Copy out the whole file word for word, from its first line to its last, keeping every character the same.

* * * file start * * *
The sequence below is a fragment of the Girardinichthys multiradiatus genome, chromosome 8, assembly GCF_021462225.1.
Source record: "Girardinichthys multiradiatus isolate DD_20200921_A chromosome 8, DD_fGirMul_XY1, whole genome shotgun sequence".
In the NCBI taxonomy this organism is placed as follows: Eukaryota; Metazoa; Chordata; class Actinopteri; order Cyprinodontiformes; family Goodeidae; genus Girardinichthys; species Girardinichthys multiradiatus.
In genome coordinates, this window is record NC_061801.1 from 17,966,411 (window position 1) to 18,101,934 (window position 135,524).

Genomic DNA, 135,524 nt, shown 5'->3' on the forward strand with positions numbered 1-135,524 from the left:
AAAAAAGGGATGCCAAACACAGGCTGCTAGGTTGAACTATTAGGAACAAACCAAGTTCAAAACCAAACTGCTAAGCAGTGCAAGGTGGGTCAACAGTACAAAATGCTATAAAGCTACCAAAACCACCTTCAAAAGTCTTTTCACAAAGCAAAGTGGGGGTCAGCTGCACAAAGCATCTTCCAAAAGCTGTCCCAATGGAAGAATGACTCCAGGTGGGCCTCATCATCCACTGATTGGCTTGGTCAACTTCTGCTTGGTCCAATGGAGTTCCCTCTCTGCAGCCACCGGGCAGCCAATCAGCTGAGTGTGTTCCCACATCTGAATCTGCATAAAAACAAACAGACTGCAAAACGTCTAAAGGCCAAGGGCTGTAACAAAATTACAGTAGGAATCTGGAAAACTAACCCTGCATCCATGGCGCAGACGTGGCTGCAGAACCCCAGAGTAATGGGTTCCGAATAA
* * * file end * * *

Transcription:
The sequence below is a fragment of the Girardinichthys multiradiatus genome, chromosome 8, assembly GCF_021462225.1.
Source record: "Girardinichthys multiradiatus isolate DD_20200921_A chromosome 8, DD_fGirMul_XY1, whole genome shotgun sequence".
In the NCBI taxonomy this organism is placed as follows: Eukaryota; Metazoa; Chordata; class Actinopteri; order Cyprinodontiformes; family Goodeidae; genus Girardinichthys; species Girardinichthys multiradiatus.
In genome coordinates, this window is record NC_061801.1 from 17,966,411 (window position 1) to 18,101,934 (window position 135,524).

Genomic DNA, 135,524 nt, shown 5'->3' on the forward strand with positions numbered 1-135,524 from the left:
AAAAAAGGGATGCCAAACACAGGCTGCTAGGTTGAACTATTAGGAACAAACCAAGTTCAAAACCAAACTGCTAAGCAGTGCAAGGTGGGTCAACAGTACAAAATGCTATAAAGCTACCAAAACCACCTTCAAAAGTCTTTTCACAAAGCAAAGTGGGGGTCAGCTGCACAAAGCATCTTCCAAAAGCTGTCCCAATGGAAGAATGACTCCAGGTGGGCCTCATCATCCACTGATTGGCTTGGTCAACTTCTGCTTGGTCCAATGGAGTTCCCTCTCTGCAGCCACCGGGCAGCCAATCAGCTGAGTGTGTTCCCACATCTGAATCTGCATAAAAACAAACAGACTGCAAAACGTCTAAAGGCCAAGGGCTGTAACAAAATTACAGTAGGAATCTGGAAAACTAACCCTGCATCCATGGCGCAGACGTGGCTGCAGAACCCCAGAGTAATGGGTTCCGAATAA